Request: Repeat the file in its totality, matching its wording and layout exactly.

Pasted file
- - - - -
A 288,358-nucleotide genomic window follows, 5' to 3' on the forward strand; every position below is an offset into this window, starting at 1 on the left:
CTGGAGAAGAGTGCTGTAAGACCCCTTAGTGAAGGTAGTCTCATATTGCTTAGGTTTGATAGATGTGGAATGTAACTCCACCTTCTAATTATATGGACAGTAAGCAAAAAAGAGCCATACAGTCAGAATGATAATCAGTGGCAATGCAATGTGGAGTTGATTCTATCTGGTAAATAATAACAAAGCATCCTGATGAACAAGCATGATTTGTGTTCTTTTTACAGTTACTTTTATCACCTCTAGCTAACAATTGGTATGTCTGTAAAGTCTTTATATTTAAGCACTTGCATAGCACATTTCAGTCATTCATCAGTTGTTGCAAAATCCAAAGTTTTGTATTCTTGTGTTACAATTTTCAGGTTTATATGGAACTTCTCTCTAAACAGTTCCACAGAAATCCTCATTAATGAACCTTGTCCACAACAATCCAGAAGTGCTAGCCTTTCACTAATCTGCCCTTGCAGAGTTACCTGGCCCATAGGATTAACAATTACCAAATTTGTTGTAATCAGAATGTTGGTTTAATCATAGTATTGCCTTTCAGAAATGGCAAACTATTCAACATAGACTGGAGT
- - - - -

A 288,358-nucleotide genomic window follows, 5' to 3' on the forward strand; every position below is an offset into this window, starting at 1 on the left:
CTGGAGAAGAGTGCTGTAAGACCCCTTAGTGAAGGTAGTCTCATATTGCTTAGGTTTGATAGATGTGGAATGTAACTCCACCTTCTAATTATATGGACAGTAAGCAAAAAAGAGCCATACAGTCAGAATGATAATCAGTGGCAATGCAATGTGGAGTTGATTCTATCTGGTAAATAATAACAAAGCATCCTGATGAACAAGCATGATTTGTGTTCTTTTTACAGTTACTTTTATCACCTCTAGCTAACAATTGGTATGTCTGTAAAGTCTTTATATTTAAGCACTTGCATAGCACATTTCAGTCATTCATCAGTTGTTGCAAAATCCAAAGTTTTGTATTCTTGTGTTACAATTTTCAGGTTTATATGGAACTTCTCTCTAAACAGTTCCACAGAAATCCTCATTAATGAACCTTGTCCACAACAATCCAGAAGTGCTAGCCTTTCACTAATCTGCCCTTGCAGAGTTACCTGGCCCATAGGATTAACAATTACCAAATTTGTTGTAATCAGAATGTTGGTTTAATCATAGTATTGCCTTTCAGAAATGGCAAACTATTCAACATAGACTGGAGT